Luigi BOCCHERINI (1743-1805)
Six String Trios op.1 (1760) and Six Symphonies op.35 (1782)
CD 1
Trio in F, for violin, viola and cello, op.1 no.1, G.77 [14:14]
Trio in B flat, for violin, viola and cello, op.1 no.2, G.78 [11:40]
Trio in A, for violin, viola and cello, op.1 no.3, G.79 [10:27]
Trio in D, for violin, viola and cello, op.1 no.4, G.80 [12:27]
Trio in G, for violin, viola and cello, op.1 no.5, G.81 [10:14]
Trio in C, for violin, viola and cello, op.1 no.6, G.82 [11:32]
CD 2
Symphony in D, op.35 no.1, G.509 [15:50]
Symphony in E flat, op.35 no.2, G.510 [15:10]
Symphony in A, op.35 no.3, G.511 [15:47]
CD 3
Symphony in F, op.35 no.4, G.512 [13:02]
Symphony in E flat, op.35 no.5, G.513 [15:02]
Symphony in B flat, op.35 no.6, G.514 [14:40]
Trio Arcophon (Mario Ferraris (violin); Ermanno Molinaro (viola); Antonio Pocaterra (cello))
I Filarmonici di Bologna/Angelo Ephrikian
rec. Villa Litta, Milan, Italy, 1971. ADD
NEWTON CLASSICS 8802102 [3 CDs: 70:34 + 46:47 + 42:44]

As is obvious from the recording date, this triple CD is a reissue, the Trios originally released by the long-defunct Italian label Arcophon, the Symphonies by the old German label Telefunken. The recordings were subsequently acquired by another Italian label, Rivo Alto, who made their own re-releases in the 1980s and 1990s, most of which seem to be available still on the internet.
Newton give the recording date of both the Trios and the Symphonies as 1971. Most internet retailers and reviewers like Records International agree, but the odd retailer and the Luigi Boccherini Society, which has a detailed if tardy discography, give the recording date of the Trios as 1969. Certainly, audition makes it clear that the Trios and Symphonies were not recorded at the same time.
In fact sound quality ranges from pretty good in the Trios to merely passable in the Symphonies. In the Trios there is a slightly raw edge to the string sound, and some loss of definition in the Symphonies, sometimes audible as outright distortion. There is also an occasional tendency in higher ranges to echo - this may well have been added during transfer to CD, though almost certainly not by Newton. Furthermore, time and space were precious on LPs and sometimes corners were cut by fading down the final reverberations at the ends of tracks and even by chopping intros almost too fine: there is evidence of that here, though it is not ruinous, except at the end of the G.511 Symphony, which loses at least its final second. There are some fairly discreet editing points in the Symphonies, again especially in G.511.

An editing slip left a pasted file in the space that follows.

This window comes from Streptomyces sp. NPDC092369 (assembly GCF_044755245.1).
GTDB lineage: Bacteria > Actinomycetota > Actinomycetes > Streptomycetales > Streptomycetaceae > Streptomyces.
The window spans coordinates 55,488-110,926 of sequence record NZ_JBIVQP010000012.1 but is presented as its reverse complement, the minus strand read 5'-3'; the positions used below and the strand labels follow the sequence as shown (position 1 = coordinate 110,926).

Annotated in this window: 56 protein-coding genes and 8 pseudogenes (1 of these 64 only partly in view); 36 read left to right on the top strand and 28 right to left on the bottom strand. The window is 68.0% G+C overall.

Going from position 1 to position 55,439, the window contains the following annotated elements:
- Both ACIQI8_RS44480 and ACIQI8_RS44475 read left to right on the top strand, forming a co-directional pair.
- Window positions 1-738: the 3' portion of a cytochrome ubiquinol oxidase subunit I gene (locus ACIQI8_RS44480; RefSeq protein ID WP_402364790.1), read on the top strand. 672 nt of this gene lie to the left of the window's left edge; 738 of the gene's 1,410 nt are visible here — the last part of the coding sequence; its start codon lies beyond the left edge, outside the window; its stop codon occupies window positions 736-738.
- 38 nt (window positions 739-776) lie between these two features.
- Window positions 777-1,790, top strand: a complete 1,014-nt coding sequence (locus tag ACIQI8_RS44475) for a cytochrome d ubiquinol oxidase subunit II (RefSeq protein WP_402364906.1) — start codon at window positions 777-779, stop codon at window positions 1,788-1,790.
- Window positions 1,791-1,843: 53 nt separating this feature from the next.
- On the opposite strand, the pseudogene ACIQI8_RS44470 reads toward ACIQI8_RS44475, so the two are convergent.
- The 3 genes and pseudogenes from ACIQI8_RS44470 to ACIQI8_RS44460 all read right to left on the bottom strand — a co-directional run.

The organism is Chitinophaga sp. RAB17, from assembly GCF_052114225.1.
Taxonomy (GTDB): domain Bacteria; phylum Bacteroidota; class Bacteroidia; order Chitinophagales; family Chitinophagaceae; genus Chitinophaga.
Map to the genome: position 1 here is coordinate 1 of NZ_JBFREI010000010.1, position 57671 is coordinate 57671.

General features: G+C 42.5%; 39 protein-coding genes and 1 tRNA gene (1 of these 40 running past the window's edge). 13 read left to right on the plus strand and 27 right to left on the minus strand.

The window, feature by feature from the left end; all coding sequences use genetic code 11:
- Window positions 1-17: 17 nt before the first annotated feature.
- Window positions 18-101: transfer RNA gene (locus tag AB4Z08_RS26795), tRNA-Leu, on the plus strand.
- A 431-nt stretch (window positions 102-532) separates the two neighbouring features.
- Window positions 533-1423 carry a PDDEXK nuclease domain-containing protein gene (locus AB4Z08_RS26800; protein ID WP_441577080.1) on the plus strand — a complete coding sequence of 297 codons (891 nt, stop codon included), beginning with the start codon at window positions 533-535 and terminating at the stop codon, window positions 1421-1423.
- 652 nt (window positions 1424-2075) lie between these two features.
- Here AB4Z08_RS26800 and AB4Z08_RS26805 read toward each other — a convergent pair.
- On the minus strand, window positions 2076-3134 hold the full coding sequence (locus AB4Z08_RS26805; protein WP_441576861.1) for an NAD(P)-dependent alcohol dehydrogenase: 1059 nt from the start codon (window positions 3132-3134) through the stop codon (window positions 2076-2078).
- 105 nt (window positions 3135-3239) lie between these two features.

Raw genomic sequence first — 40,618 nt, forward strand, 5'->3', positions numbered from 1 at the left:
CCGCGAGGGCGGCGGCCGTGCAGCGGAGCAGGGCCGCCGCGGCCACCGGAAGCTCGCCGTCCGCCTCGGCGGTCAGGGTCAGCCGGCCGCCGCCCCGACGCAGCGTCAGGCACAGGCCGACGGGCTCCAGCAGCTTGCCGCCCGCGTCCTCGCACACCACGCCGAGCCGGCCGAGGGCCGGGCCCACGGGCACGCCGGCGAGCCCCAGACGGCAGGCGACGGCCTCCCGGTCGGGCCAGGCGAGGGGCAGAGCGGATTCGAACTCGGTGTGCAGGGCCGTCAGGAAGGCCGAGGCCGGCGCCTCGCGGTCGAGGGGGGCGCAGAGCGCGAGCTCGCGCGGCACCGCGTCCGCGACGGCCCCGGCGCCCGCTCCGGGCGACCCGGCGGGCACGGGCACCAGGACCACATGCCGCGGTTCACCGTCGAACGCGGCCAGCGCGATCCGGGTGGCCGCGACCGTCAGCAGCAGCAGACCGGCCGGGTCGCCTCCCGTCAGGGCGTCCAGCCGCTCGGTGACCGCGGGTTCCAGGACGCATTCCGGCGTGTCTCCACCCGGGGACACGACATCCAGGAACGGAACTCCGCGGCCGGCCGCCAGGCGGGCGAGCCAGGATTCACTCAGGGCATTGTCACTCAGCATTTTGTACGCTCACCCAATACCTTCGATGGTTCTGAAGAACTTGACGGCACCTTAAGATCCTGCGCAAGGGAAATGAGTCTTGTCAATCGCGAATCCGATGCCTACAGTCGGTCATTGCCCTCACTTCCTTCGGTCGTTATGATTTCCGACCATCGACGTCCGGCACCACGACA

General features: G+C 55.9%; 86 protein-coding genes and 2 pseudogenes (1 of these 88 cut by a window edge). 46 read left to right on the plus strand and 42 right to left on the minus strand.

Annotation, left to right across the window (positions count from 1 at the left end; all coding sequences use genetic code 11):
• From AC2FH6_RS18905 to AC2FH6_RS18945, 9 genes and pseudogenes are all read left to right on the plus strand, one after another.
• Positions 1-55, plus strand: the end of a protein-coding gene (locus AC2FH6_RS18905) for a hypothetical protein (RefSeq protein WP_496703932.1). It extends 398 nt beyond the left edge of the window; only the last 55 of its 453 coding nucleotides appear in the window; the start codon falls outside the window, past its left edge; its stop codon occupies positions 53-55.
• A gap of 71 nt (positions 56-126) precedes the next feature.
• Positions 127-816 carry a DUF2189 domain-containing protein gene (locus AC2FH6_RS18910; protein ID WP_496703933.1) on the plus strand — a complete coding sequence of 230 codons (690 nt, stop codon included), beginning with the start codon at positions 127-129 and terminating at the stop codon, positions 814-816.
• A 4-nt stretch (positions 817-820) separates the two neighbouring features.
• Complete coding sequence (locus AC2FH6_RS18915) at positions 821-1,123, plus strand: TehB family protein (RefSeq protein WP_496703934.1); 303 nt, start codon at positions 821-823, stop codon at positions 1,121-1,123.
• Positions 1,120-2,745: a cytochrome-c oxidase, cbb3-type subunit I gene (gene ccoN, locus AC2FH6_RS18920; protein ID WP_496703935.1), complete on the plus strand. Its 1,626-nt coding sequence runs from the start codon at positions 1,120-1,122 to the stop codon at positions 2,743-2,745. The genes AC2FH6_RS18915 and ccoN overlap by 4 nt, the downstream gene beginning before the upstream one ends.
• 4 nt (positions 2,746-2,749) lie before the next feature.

Fortunately, performances have withstood the passage of time better than the recordings. The impressive Filarmonici di Bologna are skilfully conducted by Angelo Ephrikian, who was, incidentally, the musical brains of the Arcophon label to tyre tycoon Giovanni Pirelli's money. Alas, Ephrikian will not be among those who enjoy these re-releases - he died thirty years ago. By the way, a recording of Boccherini's subsequent Symphonies - his last - appeared only a few months ago in another re-release, this time on Phoenix - see review.
The Trio Arcophon, now as defunct as the label, are even better: confident, agile and thoughtful, with a lovely line in phrasing. Rather surprisingly, forty years on there is still no other commercial recording of these Trios available.
As for Boccherini's music, that is as finely crafted, lively, elegant, witty, and mellifluous as ever. He was only 17 when he wrote the six Trios, yet they are works of considerable sophistication and variety, occasionally sounding strikingly symphonic, enhanced both by sometimes startling chromaticism and the prominence of Boccherini's own instrument, the cello. Boccherini entered the Trios as his op.1 in his autograph catalogue, but they were published seven years later in Paris as his "op.2", with his own slightly later op.2 Quartets becoming "op.1". The Symphonies, scored primarily for strings with the judicious employment of a pair of horns and oboes and an ad lib bassoon - the winds always omitted from the slow movements - are reminiscent of Haydn, but Boccherini always has more than sufficient originality to go his own way.
The brand-new English-German-French booklet notes by Richard Lawrence give a potted biography of Boccherini, followed by an easy-to-read but intelligent account of the music. As is often the case in these Newton re-releases, performer biographies are conspicuous by their total absence.
Collected reviews and contact at

Finely crafted, lively, elegant, witty, and mellifluous.